Tabs Outliner for Chrome revisited
Earlier this year, I lamented the state of “workspaces” in Chrome. I said that I’d settled on using Tabs Outliner, but that I basically didn’t like it. The author of the plugin asked me to elaborate, and I said I would. It has been sitting in my todo list for months and I have felt bad about that. Today, Gregory Meyers commented on that blog post, and it’s gotten me motivated enough to want to elaborate.
I agree with everything Gregory said, although not everything he says is very important to me. For example, the non-reuse of windows doesn’t bother me all that much. On the other hand, this nails it:
Panorama is intuitive. I didn’t have to read a manual to understand how to use it. TO comes with an extensive list of instructions… because it is not intuitive. Now, supplying good instructions is better than leaving me totally lost. But it’s better to not need instructions at all. I have to work much harder to use TO.
I wanted to use Tabs Outliner as a way to file tabs into folders or groups and then bring up those groups wholesale. For example, any time I was looking at some blog post about D&D that I couldn’t read now, I’d put it a D&D tab group. It’s not just about topical read-it-later, though. If I was doing research on implementations of some standard, I might build a tab group with many pages about them, along with a link to edit my own notes, and so on. The difference is that for “read it later,” traditional bookmarks are enough. I’d likely only bring them back up one at a time. I could use Instapaper for this, too. For a group of research tabs (or other similar things), though, I want to bring them all up at once and have changes to the group saved together.
This just doesn’t seem like that Tabs Outliner is good at.
Let’s look at how it works. This is a capture of the Tabs Outliner window:
It’s an outliner, just like its name implies. Each of the second-level elements is a window, and the third level elements are tabs.
At the top, you can see the topical tab groups I had created to act like workgroups that I could restore and save. I can double-click on, say, Pobox and have that window re-appear with its six tabs. If I open or close tabs in the window, then close the whole window, the outliner will be up to date. If this was all that Tab Outliner did, it might be okay. Unfortunately, there are problems.
First, and least of all, when I open a tab group that had been closed, the window is created at a totally unworkable size. I think it’s based on the amount of my screen not taken up by the Tab Outliner window, but whatever the case, it’s way, way too small. The first thing I do upon restoring a group is to fix the window size. There’s an option to remember the window’s original size, but it doesn’t seem to work. Or, at least, it only seems to work on tab groups you’ve created after setting the preference which means that to fix your old tab groups, you have to create a new one and move all the tabs over by hand, or something like that. It’s a pain.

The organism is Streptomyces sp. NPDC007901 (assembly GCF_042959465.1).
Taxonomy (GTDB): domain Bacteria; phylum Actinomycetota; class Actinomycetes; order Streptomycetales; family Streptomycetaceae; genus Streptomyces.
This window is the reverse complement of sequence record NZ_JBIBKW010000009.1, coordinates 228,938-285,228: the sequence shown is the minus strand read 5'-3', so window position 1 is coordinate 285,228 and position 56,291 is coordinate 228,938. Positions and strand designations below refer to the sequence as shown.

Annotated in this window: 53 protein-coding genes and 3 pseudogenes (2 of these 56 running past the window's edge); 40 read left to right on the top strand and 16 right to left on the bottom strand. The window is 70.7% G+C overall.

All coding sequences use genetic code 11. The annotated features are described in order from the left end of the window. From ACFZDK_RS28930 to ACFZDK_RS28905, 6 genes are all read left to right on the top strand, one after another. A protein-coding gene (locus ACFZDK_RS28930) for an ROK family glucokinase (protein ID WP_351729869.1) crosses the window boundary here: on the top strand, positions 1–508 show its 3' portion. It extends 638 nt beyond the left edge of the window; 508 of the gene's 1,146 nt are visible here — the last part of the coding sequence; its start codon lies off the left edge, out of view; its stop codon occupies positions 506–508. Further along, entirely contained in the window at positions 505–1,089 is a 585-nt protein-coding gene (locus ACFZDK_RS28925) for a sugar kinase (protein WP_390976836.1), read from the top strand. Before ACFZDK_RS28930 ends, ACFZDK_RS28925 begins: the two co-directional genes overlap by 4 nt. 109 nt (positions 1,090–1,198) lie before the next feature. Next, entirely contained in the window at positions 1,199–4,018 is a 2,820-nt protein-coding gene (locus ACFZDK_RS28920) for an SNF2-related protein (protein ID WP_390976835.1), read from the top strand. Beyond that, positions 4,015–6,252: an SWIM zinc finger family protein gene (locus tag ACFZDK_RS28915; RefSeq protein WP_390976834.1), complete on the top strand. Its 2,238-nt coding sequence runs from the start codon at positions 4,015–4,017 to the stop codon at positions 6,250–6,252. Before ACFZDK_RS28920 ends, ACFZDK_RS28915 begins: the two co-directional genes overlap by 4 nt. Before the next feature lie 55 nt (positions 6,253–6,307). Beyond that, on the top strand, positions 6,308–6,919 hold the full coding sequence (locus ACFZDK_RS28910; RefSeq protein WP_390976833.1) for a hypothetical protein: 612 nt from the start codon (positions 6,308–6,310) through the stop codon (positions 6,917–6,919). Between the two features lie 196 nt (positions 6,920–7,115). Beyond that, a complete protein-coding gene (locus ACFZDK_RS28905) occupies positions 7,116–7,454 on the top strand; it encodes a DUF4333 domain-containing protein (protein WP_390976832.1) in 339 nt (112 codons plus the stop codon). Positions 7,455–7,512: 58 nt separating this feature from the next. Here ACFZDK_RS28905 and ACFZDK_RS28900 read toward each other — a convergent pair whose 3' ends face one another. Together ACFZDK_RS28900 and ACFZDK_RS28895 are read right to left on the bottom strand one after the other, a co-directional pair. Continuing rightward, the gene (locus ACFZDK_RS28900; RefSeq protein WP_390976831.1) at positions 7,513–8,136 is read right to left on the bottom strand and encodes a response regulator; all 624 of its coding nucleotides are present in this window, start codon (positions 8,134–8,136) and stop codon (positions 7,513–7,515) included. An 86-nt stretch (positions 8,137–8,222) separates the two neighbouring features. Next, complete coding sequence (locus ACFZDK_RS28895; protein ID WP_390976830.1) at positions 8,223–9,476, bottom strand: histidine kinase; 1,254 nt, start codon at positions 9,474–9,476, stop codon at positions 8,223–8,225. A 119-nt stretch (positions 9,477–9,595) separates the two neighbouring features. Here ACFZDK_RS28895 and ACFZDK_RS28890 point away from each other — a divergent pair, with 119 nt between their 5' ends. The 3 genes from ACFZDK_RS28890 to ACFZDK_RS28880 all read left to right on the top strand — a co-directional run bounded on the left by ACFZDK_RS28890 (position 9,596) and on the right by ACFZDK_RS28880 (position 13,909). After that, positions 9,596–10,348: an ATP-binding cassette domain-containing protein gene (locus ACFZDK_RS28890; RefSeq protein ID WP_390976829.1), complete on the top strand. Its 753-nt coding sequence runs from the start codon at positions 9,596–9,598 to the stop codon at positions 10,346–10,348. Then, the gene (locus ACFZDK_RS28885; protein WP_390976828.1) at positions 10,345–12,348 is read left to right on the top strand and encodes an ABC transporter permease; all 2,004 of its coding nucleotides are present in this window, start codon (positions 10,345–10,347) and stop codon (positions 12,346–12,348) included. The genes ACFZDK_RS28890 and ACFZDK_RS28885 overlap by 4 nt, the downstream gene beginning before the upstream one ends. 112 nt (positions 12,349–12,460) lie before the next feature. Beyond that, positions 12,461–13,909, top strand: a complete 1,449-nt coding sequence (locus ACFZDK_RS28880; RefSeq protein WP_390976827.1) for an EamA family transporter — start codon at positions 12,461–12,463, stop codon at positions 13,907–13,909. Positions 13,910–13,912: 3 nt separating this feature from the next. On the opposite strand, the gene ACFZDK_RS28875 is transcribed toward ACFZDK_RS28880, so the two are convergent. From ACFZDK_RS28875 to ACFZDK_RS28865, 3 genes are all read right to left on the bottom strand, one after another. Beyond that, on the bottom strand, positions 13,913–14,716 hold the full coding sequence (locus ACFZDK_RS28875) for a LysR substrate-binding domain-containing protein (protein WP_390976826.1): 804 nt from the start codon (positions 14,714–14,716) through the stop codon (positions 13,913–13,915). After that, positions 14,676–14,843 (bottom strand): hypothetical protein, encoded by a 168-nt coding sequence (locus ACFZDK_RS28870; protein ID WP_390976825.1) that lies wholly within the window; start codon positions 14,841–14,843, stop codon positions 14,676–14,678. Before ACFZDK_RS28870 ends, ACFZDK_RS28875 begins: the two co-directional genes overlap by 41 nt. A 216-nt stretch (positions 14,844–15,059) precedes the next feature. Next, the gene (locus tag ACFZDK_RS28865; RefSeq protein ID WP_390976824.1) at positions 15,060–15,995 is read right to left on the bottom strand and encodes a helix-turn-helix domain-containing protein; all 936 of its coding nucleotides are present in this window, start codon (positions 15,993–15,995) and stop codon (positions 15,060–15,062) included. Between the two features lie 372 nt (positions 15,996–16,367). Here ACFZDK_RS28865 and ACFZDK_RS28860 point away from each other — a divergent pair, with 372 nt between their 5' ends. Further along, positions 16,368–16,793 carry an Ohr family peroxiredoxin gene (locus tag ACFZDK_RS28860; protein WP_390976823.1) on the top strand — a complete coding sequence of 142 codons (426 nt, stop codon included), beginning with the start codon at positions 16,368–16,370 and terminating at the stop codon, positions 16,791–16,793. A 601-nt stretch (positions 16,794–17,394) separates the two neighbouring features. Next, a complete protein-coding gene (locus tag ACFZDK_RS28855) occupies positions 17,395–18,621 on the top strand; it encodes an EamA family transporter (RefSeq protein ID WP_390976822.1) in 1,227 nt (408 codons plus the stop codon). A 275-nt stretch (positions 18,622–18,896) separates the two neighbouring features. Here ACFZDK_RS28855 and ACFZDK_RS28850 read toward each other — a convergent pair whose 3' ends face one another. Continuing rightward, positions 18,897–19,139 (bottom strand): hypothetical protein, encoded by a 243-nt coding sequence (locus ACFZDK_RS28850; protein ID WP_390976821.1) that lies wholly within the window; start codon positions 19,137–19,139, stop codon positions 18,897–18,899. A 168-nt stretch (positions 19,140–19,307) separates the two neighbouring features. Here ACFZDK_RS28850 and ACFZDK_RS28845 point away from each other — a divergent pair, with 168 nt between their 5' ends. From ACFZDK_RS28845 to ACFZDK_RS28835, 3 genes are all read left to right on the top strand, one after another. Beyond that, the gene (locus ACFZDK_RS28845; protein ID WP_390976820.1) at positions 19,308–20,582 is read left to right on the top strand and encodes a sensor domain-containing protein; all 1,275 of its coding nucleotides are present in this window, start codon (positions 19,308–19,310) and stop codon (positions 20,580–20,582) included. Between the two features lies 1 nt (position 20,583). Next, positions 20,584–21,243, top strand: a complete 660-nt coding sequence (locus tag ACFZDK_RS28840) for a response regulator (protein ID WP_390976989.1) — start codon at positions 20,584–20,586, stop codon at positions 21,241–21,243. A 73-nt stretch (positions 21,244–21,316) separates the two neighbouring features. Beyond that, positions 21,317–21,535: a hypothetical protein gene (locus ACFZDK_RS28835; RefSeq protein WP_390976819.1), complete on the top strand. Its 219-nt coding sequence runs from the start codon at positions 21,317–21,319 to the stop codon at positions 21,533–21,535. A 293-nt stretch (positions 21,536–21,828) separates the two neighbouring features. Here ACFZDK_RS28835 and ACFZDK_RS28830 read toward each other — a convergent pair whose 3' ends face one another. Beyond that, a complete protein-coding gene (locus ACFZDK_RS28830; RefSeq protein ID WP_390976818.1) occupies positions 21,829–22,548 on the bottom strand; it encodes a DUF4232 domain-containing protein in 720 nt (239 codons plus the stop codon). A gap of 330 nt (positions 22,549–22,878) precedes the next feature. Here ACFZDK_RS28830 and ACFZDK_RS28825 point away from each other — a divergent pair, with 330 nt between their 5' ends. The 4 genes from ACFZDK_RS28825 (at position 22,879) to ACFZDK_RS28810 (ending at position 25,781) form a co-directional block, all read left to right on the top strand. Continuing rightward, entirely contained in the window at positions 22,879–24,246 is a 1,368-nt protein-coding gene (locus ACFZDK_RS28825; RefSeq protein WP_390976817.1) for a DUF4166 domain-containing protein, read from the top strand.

Also in the screenshot, you’ll see a bunch of items like “Window (crashed Aug 17)”. What are those? They’re all the windows I had open the last time I quit. Any time you quit Chrome, all your open windows, as near as I can tell, stay in Tab Outliner, as “crashes.” Meanwhile, Chrome re-opens your previous session’s windows, which will become “crashes” again next time you quit. If you have three open windows, then every time you quit and restart, you have three more bogus entries in the Tab Outliner. How do you clean these up? Your instinct may be to click the trash can icon on the tab group, but don’t! If you do that, it will delete the container, but not the contents, and the tabs will now all have to be deleted individually from the outliner. Instead first collapse the group and then delete it with the trash icon.
Every once in a while, I do a big cleanup of these items.
Here’s what I really want from a minimal plugin: I want to be able to give a window a name. All of its tabs get saved into a list. Any time I update them by adding a tab, closing a tab, or re-ordering tabs, the list is updated immediately. If I close the window, the name is still somewhere I can click to restore the whole window. If I have a named window open when I quit Chrome, then when I restart Chrome, it’s still open and still named. Other open unnamed windows are still open, and still unnamed.
This would get me almost everything I want from tab groups, even if they don’t get the really nice interface of Panorma / Tab Exposé.